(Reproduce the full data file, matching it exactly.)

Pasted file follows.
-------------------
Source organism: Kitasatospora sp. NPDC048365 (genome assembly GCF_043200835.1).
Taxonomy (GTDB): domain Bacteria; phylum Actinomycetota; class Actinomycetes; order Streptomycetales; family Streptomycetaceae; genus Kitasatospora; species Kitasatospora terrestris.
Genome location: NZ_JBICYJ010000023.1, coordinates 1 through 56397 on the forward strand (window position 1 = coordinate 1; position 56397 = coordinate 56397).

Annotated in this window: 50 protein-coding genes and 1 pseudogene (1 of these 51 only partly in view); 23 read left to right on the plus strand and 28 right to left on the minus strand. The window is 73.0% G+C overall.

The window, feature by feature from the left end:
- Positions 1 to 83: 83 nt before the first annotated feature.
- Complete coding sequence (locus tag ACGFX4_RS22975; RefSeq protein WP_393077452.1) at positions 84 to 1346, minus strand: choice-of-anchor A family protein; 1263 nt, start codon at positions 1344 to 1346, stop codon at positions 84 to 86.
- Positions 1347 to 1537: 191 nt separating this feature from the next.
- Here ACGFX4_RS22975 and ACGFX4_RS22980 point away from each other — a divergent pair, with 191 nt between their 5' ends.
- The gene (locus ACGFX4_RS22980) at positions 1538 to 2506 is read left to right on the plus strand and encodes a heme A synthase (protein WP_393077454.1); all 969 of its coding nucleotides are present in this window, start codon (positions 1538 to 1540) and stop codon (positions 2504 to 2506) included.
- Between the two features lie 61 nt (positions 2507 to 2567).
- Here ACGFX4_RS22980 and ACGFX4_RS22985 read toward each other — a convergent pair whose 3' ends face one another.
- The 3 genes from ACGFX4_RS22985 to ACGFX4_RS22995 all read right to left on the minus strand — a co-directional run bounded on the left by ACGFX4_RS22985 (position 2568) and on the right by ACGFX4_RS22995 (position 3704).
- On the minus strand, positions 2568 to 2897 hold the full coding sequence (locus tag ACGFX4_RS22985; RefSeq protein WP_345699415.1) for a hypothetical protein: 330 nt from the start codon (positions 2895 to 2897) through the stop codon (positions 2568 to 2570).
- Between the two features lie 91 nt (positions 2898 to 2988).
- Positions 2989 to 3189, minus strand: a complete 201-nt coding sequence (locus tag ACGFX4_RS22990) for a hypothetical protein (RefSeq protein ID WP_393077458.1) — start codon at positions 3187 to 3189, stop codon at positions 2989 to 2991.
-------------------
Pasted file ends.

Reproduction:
Source organism: Kitasatospora sp. NPDC048365 (genome assembly GCF_043200835.1).
Taxonomy (GTDB): domain Bacteria; phylum Actinomycetota; class Actinomycetes; order Streptomycetales; family Streptomycetaceae; genus Kitasatospora; species Kitasatospora terrestris.
Genome location: NZ_JBICYJ010000023.1, coordinates 1 through 56397 on the forward strand (window position 1 = coordinate 1; position 56397 = coordinate 56397).

Annotated in this window: 50 protein-coding genes and 1 pseudogene (1 of these 51 only partly in view); 23 read left to right on the plus strand and 28 right to left on the minus strand. The window is 73.0% G+C overall.

The window, feature by feature from the left end:
- Positions 1 to 83: 83 nt before the first annotated feature.
- Complete coding sequence (locus tag ACGFX4_RS22975; RefSeq protein WP_393077452.1) at positions 84 to 1346, minus strand: choice-of-anchor A family protein; 1263 nt, start codon at positions 1344 to 1346, stop codon at positions 84 to 86.
- Positions 1347 to 1537: 191 nt separating this feature from the next.
- Here ACGFX4_RS22975 and ACGFX4_RS22980 point away from each other — a divergent pair, with 191 nt between their 5' ends.
- The gene (locus ACGFX4_RS22980) at positions 1538 to 2506 is read left to right on the plus strand and encodes a heme A synthase (protein WP_393077454.1); all 969 of its coding nucleotides are present in this window, start codon (positions 1538 to 1540) and stop codon (positions 2504 to 2506) included.
- Between the two features lie 61 nt (positions 2507 to 2567).
- Here ACGFX4_RS22980 and ACGFX4_RS22985 read toward each other — a convergent pair whose 3' ends face one another.
- The 3 genes from ACGFX4_RS22985 to ACGFX4_RS22995 all read right to left on the minus strand — a co-directional run bounded on the left by ACGFX4_RS22985 (position 2568) and on the right by ACGFX4_RS22995 (position 3704).
- On the minus strand, positions 2568 to 2897 hold the full coding sequence (locus tag ACGFX4_RS22985; RefSeq protein WP_345699415.1) for a hypothetical protein: 330 nt from the start codon (positions 2895 to 2897) through the stop codon (positions 2568 to 2570).
- Between the two features lie 91 nt (positions 2898 to 2988).
- Positions 2989 to 3189, minus strand: a complete 201-nt coding sequence (locus tag ACGFX4_RS22990) for a hypothetical protein (RefSeq protein ID WP_393077458.1) — start codon at positions 3187 to 3189, stop codon at positions 2989 to 2991.